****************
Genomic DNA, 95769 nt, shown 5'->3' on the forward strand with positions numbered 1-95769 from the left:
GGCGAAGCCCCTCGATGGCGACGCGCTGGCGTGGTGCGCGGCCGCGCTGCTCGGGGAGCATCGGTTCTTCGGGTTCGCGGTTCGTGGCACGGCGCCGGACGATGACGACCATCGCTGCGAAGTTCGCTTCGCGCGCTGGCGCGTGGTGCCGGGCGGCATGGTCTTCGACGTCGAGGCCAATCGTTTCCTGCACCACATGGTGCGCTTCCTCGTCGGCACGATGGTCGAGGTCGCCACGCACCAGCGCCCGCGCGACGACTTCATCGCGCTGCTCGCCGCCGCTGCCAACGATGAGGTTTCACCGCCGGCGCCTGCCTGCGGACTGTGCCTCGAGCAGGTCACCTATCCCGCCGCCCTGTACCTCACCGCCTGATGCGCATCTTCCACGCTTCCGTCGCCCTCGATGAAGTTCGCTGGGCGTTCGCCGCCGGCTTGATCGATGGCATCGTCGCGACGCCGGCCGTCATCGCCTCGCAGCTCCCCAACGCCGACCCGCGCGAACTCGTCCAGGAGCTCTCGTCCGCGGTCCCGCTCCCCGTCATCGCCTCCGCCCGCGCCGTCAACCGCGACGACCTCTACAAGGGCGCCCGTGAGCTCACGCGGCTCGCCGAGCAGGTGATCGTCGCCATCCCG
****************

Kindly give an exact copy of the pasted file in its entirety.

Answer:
Genomic DNA, 95769 nt, shown 5'->3' on the forward strand with positions numbered 1-95769 from the left:
GGCGAAGCCCCTCGATGGCGACGCGCTGGCGTGGTGCGCGGCCGCGCTGCTCGGGGAGCATCGGTTCTTCGGGTTCGCGGTTCGTGGCACGGCGCCGGACGATGACGACCATCGCTGCGAAGTTCGCTTCGCGCGCTGGCGCGTGGTGCCGGGCGGCATGGTCTTCGACGTCGAGGCCAATCGTTTCCTGCACCACATGGTGCGCTTCCTCGTCGGCACGATGGTCGAGGTCGCCACGCACCAGCGCCCGCGCGACGACTTCATCGCGCTGCTCGCCGCCGCTGCCAACGATGAGGTTTCACCGCCGGCGCCTGCCTGCGGACTGTGCCTCGAGCAGGTCACCTATCCCGCCGCCCTGTACCTCACCGCCTGATGCGCATCTTCCACGCTTCCGTCGCCCTCGATGAAGTTCGCTGGGCGTTCGCCGCCGGCTTGATCGATGGCATCGTCGCGACGCCGGCCGTCATCGCCTCGCAGCTCCCCAACGCCGACCCGCGCGAACTCGTCCAGGAGCTCTCGTCCGCGGTCCCGCTCCCCGTCATCGCCTCCGCCCGCGCCGTCAACCGCGACGACCTCTACAAGGGCGCCCGTGAGCTCACGCGGCTCGCCGAGCAGGTGATCGTCGCCATCCCG